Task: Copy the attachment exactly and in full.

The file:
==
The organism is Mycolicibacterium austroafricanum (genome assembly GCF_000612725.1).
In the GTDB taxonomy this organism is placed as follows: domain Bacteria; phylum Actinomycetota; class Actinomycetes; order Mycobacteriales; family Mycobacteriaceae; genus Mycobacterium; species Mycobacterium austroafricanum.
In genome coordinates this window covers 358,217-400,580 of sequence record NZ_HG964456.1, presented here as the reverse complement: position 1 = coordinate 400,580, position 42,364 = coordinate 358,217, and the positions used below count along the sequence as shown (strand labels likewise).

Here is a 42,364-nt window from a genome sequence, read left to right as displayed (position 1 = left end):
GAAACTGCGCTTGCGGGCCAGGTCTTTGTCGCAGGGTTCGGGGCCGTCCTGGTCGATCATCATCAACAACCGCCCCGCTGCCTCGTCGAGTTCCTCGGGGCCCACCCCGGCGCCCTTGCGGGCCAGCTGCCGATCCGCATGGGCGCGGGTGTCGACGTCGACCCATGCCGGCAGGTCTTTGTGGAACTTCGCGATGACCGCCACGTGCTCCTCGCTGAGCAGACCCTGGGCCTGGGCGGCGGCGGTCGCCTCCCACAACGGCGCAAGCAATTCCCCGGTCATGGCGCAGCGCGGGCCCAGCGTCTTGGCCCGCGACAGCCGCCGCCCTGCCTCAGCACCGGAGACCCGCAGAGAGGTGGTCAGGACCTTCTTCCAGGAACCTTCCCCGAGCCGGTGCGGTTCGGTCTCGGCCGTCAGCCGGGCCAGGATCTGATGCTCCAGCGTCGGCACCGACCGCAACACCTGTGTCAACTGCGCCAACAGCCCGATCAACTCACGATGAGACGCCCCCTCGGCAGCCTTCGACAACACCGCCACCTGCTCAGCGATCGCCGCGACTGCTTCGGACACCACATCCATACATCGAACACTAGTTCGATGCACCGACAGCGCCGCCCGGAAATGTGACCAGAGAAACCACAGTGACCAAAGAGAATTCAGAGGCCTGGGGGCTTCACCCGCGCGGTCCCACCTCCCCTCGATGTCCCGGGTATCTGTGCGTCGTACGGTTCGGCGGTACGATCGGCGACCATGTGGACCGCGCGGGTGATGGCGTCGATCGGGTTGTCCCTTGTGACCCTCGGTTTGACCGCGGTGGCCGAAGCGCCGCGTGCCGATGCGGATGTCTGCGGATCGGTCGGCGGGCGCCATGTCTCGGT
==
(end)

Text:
The organism is Mycolicibacterium austroafricanum (genome assembly GCF_000612725.1).
In the GTDB taxonomy this organism is placed as follows: domain Bacteria; phylum Actinomycetota; class Actinomycetes; order Mycobacteriales; family Mycobacteriaceae; genus Mycobacterium; species Mycobacterium austroafricanum.
In genome coordinates this window covers 358,217-400,580 of sequence record NZ_HG964456.1, presented here as the reverse complement: position 1 = coordinate 400,580, position 42,364 = coordinate 358,217, and the positions used below count along the sequence as shown (strand labels likewise).

Here is a 42,364-nt window from a genome sequence, read left to right as displayed (position 1 = left end):
GAAACTGCGCTTGCGGGCCAGGTCTTTGTCGCAGGGTTCGGGGCCGTCCTGGTCGATCATCATCAACAACCGCCCCGCTGCCTCGTCGAGTTCCTCGGGGCCCACCCCGGCGCCCTTGCGGGCCAGCTGCCGATCCGCATGGGCGCGGGTGTCGACGTCGACCCATGCCGGCAGGTCTTTGTGGAACTTCGCGATGACCGCCACGTGCTCCTCGCTGAGCAGACCCTGGGCCTGGGCGGCGGCGGTCGCCTCCCACAACGGCGCAAGCAATTCCCCGGTCATGGCGCAGCGCGGGCCCAGCGTCTTGGCCCGCGACAGCCGCCGCCCTGCCTCAGCACCGGAGACCCGCAGAGAGGTGGTCAGGACCTTCTTCCAGGAACCTTCCCCGAGCCGGTGCGGTTCGGTCTCGGCCGTCAGCCGGGCCAGGATCTGATGCTCCAGCGTCGGCACCGACCGCAACACCTGTGTCAACTGCGCCAACAGCCCGATCAACTCACGATGAGACGCCCCCTCGGCAGCCTTCGACAACACCGCCACCTGCTCAGCGATCGCCGCGACTGCTTCGGACACCACATCCATACATCGAACACTAGTTCGATGCACCGACAGCGCCGCCCGGAAATGTGACCAGAGAAACCACAGTGACCAAAGAGAATTCAGAGGCCTGGGGGCTTCACCCGCGCGGTCCCACCTCCCCTCGATGTCCCGGGTATCTGTGCGTCGTACGGTTCGGCGGTACGATCGGCGACCATGTGGACCGCGCGGGTGATGGCGTCGATCGGGTTGTCCCTTGTGACCCTCGGTTTGACCGCGGTGGCCGAAGCGCCGCGTGCCGATGCGGATGTCTGCGGATCGGTCGGCGGGCGCCATGTCTCGGT